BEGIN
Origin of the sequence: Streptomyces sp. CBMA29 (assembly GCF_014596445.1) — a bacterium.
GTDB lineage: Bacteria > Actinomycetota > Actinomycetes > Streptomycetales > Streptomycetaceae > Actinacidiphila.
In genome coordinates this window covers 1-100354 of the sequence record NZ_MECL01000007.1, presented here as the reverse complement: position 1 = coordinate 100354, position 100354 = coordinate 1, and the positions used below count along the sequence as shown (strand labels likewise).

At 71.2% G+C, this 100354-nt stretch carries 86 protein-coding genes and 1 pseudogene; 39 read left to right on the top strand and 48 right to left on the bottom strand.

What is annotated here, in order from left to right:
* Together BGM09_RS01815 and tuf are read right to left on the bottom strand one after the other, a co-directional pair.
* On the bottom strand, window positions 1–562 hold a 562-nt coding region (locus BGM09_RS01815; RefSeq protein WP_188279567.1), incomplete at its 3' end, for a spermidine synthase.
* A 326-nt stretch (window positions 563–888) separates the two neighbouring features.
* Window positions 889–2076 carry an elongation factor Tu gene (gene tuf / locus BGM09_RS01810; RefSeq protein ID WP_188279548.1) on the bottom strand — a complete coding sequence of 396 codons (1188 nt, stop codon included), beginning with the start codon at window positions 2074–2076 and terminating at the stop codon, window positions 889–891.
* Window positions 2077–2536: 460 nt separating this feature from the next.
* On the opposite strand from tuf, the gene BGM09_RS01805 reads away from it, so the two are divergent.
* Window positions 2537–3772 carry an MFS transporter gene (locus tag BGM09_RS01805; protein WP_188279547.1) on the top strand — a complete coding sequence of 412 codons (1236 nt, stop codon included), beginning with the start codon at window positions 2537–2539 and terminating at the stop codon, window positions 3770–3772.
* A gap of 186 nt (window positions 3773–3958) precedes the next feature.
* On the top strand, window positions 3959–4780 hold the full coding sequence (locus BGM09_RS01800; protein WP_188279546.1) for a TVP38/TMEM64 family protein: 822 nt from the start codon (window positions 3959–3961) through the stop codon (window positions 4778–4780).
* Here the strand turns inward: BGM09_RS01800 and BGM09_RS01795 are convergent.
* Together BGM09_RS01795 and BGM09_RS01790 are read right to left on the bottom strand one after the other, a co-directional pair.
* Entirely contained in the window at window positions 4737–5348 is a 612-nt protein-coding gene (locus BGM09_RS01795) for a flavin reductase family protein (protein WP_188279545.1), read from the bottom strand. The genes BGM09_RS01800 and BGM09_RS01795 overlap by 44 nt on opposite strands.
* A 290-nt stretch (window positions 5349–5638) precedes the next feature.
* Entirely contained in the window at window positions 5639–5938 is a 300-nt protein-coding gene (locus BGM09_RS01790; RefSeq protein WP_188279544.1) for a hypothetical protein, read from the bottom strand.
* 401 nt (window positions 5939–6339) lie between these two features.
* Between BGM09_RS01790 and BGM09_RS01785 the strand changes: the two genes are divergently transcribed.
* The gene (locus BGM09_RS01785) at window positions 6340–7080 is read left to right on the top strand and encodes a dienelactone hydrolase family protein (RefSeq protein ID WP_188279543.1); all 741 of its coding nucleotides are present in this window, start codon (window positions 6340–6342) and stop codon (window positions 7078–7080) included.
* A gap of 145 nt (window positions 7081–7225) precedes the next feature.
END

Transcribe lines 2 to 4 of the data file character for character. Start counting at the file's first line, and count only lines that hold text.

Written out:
GTDB lineage: Bacteria > Actinomycetota > Actinomycetes > Streptomycetales > Streptomycetaceae > Actinacidiphila.
In genome coordinates this window covers 1-100354 of the sequence record NZ_MECL01000007.1, presented here as the reverse complement: position 1 = coordinate 100354, position 100354 = coordinate 1, and the positions used below count along the sequence as shown (strand labels likewise).

At 71.2% G+C, this 100354-nt stretch carries 86 protein-coding genes and 1 pseudogene; 39 read left to right on the top strand and 48 right to left on the bottom strand.